Norway -- Europe’s Land of the Midnight Sun -- is a hot travel destination for adventurers looking to cross a once-in-a-lifetime trip off their bucket lists. And we can’t blame them: the majestic fjords, Northern Lights, and ancient Viking culture are enough to inspire anyone to break into “Let it Go” at the top of their lungs. If you’re planning a cruise along the country’s rugged coast -- by far the most cost-effective way to see the most of Norway -- remember that the terrain, and the experience, is highly varied. Here’s what you need to know before you set sail.
If you’re hunting the Northern Lights or Midnight Sun, keep in mind that you can only see each phenomena at certain times of the year, and the farther north you go, the better chance you have to see them. Choose a cruise itinerary that includes stops above the Arctic Circle, like a Norwegian coastal cruise that leaves from Kirkenes. Above the Arctic Circle, the Midnight Sun shines 24/7 from June 21 to July 1 (and longer in towns farther north). And though it’s never a guarantee, your best chance to see the Northern Lights is from September to March.
The weather varies hour to hour, so you’ll need to pack for wind, rain, and sun. That means you’ll need weather-proof hiking pants, hiking shoes, and layers, even in the summer (especially since it can get windy and cold on deck). If you cruise in the summer, you’ll want an eye mask in case your blinds don’t block the constant sunlight.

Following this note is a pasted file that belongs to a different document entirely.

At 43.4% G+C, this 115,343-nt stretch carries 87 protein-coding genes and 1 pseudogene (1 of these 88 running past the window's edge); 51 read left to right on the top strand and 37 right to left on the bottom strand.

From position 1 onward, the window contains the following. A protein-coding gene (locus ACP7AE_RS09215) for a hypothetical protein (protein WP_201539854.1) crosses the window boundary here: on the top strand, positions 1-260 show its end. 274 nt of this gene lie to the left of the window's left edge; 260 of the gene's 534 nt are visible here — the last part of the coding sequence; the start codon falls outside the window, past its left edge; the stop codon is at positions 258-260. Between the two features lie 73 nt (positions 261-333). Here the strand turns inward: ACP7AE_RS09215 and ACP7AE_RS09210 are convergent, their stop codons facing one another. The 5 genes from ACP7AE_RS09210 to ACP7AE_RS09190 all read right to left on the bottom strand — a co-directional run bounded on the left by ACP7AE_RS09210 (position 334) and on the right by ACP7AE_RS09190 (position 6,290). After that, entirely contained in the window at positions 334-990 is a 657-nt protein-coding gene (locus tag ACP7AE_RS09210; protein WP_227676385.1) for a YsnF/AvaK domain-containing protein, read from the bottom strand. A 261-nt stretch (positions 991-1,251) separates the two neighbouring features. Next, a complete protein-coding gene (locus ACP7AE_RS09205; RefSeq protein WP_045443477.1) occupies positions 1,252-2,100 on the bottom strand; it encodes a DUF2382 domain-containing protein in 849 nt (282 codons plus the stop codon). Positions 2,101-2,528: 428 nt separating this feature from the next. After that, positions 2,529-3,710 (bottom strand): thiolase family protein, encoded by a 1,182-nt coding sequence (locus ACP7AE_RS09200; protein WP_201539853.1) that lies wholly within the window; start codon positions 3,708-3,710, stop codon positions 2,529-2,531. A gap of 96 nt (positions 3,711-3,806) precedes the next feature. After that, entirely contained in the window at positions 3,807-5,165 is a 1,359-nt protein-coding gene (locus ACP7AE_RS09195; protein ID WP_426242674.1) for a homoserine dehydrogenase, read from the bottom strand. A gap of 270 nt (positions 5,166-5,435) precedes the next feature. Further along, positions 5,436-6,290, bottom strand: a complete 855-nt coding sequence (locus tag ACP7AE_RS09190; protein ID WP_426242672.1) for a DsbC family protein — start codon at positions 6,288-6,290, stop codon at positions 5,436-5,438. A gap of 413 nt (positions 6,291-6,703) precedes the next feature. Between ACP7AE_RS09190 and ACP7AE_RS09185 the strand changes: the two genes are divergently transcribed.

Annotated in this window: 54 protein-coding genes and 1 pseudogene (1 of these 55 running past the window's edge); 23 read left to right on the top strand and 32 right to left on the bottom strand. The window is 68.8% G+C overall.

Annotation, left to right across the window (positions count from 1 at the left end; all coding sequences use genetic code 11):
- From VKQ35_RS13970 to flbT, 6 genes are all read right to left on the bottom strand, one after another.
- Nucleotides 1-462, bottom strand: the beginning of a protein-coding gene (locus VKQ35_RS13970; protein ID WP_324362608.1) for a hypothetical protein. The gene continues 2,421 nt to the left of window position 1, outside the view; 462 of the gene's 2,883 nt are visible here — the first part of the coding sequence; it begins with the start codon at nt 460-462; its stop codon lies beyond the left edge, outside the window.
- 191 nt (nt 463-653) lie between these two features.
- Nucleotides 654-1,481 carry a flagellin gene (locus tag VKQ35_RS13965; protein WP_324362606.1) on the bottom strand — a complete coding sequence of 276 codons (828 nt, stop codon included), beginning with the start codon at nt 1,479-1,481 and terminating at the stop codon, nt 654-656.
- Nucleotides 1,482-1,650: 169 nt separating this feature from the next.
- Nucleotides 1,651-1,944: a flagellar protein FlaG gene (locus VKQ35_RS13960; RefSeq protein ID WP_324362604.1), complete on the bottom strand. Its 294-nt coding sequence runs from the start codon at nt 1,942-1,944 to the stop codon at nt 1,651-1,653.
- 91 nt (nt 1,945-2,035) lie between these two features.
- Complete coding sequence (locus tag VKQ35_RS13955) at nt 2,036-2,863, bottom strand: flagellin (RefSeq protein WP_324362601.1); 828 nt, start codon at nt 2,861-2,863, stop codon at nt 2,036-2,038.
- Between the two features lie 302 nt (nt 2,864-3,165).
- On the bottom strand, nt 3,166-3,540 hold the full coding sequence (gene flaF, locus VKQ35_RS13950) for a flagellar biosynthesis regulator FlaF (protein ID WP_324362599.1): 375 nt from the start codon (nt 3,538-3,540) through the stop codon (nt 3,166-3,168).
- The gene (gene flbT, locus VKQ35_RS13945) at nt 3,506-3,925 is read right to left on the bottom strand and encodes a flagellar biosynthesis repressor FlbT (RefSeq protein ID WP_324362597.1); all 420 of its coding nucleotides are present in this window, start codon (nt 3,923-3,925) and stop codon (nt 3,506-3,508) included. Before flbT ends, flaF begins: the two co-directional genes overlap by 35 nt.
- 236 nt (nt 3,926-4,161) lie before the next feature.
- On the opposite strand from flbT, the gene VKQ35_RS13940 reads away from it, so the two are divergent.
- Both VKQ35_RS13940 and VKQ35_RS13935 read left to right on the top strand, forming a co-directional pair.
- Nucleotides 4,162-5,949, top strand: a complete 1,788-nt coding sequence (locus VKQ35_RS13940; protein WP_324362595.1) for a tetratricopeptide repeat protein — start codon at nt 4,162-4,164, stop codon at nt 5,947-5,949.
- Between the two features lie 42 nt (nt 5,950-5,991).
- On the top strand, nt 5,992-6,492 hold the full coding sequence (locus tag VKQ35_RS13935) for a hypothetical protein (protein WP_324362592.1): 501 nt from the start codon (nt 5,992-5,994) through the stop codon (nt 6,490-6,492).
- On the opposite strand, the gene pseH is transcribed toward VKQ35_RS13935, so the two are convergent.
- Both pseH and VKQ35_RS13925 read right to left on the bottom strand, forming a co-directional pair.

Don’t be surprised if your cruise makes a big to-do about passing the globe-like monument marking this invisible line, which cuts Norway in two at 66°33' north latitude. On Hurtigruten ships, for example, you can participate in a celebration on deck, complete with a shot of cod liver oil for health and a certificate documenting your achievement.
Norway is notoriously pricey, so don’t be surprised if you pay, say, almost $15 for a sandwich at the airport. It’s best to take out money at an ATM when you’re on land, so you get the best conversion rate. They’re generally easy to find in every major city on your cruise. It’s also good to note that most cab drivers prefer cards and that tips are not expected here.
Though your cruise line might offer the occasional city bus tour or cathedral visit, the best way to immerse yourself in Norway’s natural beauty is through outdoor, hands-on activities. Be prepared for adventures like kayaking and hiking in the summer, or dog sledding and snowmobiling in the winter.
As you might expect in a coastal country, local seafood is a huge part of the cuisine. We recommend locally caught salmon and arctic char. You’ll also find reindeer, and a brown cheese called brunost on local menus. And since water quality is good here, don’t be afraid to fill up your bottle from the tap.
Maybe it’s the cool mountain air or the great quality of life, but the Norwegian people are usually very friendly -- if reserved -- and are willing to help travelers. Almost everyone speaks English, though they appreciate the effort of tourists trying to use simple words like, “Takk.” That’s “thank you” in Norwegian.
You might take a trip to Norway’s past when you visit, say, isolated Vega island, where families have harvested eider duck down for 10,000 years, and where even today there are only two grocery stores. Or, you’ll get a taste of Norway’s current way of life too, for example at a craft beer tasting at Tromso’s Mack Brewery, where rock music is served up with every pint. You might even get a chance to chat with locals on a cruise, especially with Norwegian-based line Hurtigruten, which, in addition to hosting visitors, has ferried locals along the coast for more than 120 years.